In 1987, residents of the majority African-American neighbourhood banded together with the motto “take back the streets” and renovated five buildings.
The neighbours placed the houses into trust, inspired by New Communities, a Georgia land trust and farm collective started in 1969 by veterans of the Civil Rights movement.
Their effort spurred the city to pass an affordable housing bond that year. That funding source helped to buy land, renovate existing homes and build new ones.
Today, the Durham Community Land Trust owns 281 properties, including one-fourth of the West End, halfway between downtown and Duke University.
The trust’s property portfolio ensures an affordable anchor amidst a tide of rising rents.
“Durham is experiencing rapid gentrification. Housing prices are skyrocketing ... The impact of the land trust being in that neighbourhood is what has kept the prices, or at least the increase in the neighbourhood, somewhat stable,” Mack said.
Mike Richmond, a retired university janitor, bought through the land trust. As prices have risen in Durham, he said, it would today be near impossible for someone working in his former job to buy a house in the neighbourhood.
“He would have to pinch pennies and, if something came up, then those pennies would be screaming pennies,” Richmond told the Thomson Reuters Foundation from his front porch.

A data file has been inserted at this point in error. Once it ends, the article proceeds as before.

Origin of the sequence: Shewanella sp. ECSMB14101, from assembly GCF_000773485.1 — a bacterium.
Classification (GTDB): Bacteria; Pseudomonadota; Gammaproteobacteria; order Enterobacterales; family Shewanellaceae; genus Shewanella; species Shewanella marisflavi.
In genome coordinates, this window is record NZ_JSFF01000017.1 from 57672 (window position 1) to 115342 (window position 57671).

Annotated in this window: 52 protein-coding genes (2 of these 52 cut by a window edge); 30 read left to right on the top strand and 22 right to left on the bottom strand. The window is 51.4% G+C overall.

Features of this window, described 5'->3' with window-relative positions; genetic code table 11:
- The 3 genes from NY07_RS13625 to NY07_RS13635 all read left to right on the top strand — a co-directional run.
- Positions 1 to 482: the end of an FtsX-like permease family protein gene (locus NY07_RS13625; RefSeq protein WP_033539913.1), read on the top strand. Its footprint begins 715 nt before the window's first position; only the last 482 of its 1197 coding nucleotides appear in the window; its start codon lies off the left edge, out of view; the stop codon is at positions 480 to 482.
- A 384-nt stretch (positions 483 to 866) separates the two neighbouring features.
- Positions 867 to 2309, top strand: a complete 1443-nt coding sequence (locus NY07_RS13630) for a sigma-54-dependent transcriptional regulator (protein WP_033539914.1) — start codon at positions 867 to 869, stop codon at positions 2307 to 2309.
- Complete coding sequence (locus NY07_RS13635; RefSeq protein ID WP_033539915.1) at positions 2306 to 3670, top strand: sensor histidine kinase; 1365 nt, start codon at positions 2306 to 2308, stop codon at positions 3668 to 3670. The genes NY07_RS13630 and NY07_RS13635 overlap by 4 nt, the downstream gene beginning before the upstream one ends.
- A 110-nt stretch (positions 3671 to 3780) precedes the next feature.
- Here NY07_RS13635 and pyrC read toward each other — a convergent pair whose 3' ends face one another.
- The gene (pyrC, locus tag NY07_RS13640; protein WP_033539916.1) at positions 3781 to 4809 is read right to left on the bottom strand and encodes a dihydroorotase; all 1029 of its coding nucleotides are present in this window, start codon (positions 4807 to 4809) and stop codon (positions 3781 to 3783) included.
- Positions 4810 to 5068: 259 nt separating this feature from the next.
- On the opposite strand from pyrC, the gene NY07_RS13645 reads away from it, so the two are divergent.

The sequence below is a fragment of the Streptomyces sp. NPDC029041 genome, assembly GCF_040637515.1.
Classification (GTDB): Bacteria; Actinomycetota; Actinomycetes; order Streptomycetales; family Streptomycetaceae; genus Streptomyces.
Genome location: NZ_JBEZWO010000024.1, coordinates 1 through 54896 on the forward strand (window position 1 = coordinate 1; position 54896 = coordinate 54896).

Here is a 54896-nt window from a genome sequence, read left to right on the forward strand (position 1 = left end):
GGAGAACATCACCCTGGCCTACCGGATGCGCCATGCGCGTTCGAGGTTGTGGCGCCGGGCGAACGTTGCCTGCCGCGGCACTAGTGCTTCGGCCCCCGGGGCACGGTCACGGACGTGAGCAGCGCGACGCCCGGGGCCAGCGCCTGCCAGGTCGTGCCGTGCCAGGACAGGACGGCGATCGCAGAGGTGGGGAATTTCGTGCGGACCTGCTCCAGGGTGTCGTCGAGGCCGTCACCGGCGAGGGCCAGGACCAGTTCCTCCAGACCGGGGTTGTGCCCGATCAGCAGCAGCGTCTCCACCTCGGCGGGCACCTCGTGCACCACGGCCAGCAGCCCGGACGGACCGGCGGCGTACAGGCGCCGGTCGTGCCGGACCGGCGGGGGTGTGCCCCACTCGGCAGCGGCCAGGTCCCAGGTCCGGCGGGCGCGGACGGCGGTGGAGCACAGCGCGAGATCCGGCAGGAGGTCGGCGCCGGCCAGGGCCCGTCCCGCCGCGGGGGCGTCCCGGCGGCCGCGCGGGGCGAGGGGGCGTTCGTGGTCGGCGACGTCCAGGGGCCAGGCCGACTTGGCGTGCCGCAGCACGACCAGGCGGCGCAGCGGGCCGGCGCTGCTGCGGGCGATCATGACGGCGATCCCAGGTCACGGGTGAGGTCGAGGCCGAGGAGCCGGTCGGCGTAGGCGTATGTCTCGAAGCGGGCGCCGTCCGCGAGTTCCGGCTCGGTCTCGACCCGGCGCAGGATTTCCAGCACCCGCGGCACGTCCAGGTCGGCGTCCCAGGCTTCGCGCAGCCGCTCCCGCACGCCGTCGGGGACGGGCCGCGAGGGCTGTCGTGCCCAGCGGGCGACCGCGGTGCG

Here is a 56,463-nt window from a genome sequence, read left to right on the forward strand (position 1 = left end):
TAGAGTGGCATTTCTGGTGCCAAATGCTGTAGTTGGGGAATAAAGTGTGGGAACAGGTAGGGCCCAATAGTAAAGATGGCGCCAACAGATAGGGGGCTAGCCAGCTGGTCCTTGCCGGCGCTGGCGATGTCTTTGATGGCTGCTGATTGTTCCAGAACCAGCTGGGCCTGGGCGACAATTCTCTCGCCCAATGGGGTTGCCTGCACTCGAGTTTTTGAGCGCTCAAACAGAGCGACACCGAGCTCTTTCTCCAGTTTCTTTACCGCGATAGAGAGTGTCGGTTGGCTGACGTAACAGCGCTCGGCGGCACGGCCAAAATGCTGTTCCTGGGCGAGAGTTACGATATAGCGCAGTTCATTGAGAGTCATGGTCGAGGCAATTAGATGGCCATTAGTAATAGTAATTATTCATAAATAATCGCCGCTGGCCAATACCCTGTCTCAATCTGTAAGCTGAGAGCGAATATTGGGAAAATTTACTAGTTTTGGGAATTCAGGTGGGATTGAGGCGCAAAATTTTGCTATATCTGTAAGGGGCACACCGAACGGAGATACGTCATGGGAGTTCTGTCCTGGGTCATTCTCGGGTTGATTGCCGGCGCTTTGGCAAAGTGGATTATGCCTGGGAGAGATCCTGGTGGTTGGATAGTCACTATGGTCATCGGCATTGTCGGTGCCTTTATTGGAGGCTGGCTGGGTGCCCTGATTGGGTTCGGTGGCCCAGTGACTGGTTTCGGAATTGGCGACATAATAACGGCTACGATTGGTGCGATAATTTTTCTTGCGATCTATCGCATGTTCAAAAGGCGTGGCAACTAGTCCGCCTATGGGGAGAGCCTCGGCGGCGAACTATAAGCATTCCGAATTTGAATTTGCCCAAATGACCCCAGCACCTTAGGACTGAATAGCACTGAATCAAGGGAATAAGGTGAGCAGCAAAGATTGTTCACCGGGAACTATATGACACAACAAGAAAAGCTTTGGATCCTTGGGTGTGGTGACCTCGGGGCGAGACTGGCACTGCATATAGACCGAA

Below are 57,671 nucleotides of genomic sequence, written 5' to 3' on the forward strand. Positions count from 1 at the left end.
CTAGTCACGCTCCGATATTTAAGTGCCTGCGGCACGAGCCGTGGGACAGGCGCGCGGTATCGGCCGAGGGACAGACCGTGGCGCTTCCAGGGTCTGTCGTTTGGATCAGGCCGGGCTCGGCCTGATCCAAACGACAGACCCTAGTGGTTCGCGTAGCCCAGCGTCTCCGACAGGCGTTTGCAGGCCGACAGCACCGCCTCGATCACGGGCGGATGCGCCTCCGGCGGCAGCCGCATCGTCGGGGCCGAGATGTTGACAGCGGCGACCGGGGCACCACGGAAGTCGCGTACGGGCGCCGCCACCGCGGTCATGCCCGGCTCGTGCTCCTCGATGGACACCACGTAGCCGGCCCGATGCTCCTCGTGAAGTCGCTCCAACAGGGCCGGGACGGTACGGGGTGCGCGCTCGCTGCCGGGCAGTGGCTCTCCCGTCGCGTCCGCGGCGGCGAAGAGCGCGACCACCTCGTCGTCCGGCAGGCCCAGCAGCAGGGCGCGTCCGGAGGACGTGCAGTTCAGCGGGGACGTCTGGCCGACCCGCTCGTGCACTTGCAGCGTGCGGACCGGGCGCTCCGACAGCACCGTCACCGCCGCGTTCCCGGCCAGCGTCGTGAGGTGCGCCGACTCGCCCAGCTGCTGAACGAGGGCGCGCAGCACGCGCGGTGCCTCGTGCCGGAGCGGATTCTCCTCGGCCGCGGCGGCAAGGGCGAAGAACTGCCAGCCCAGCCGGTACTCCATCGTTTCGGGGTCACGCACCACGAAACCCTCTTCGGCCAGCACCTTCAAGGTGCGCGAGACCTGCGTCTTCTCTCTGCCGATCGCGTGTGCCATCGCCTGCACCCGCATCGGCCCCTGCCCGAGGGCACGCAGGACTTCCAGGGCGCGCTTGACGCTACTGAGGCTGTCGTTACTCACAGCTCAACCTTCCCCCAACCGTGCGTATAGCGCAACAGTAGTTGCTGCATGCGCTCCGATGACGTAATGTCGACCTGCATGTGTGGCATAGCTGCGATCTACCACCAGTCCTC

Richmond acknowledged he would not gain from Durham’s housing boom as much as if he had owned the land, but he accepts the trade-off.
“If I don’t make a larger profit today, at least somebody else could come in and afford to live,” he said.
That attitude is uncommon in a country where housing is considered a profitable asset.
A 2010 report on a longtime Vermont land trust showed most first-time buyers earned enough money from the shared equity sale of their home for a down-payment on a market-rate house.
However, Rocke Andrews, past president of the National Association of Mortgage Brokers, was sceptical that land trusts could offer a widespread opportunity for residents as trusts must rely on land donations and public subsidies.
“It’s going to require a large amount of money for large amounts of people,” he told the Thomson Reuters Foundation by phone.
Grounded Solutions has said previously that trusts might get a boost from banking regulations known as “Duty to Serve” that arose from the 2008 housing crisis, and that push government-sponsored mortgage-finance giants Fannie Mae and Freddie Mac to offer financial support for cooperatives.
But Andrews doubted the regulations would have a significant impact.
“Lots of programmes are available through Duty to Serve, but they aren’t widely used in the mortgage market,” he said.
As the Great Recession decimated financially insecure homeowners a decade ago, community land trusts provided a bulwark by shoring up struggling mortgages and helping homeowners avoid foreclosure.
Grounded Solutions found market-rate mortgages were eight times more likely to be delinquent than those on land trust homes at the height of the 2008-2009 housing crisis.
Percy Covington, a social worker who lives in a townhouse he bought from the land trust, experienced that firsthand when he needed help to make his mortgage payments.
“It gave me reassurance going through Durham Community Land Trust. They really have your back - a lot more than the bank. It’s their investment too,” he said.
“It helped save my home.”
Funding for this story was provided by the Solutions Journalism Network. Reporting by Gregory Scruggs; Editing by Robert Carmichael. Please credit the Thomson Reuters Foundation, the charitable arm of Thomson Reuters, that covers humanitarian news, women's and LGBT+ rights, human trafficking, property rights and climate change. Visit news.trust.org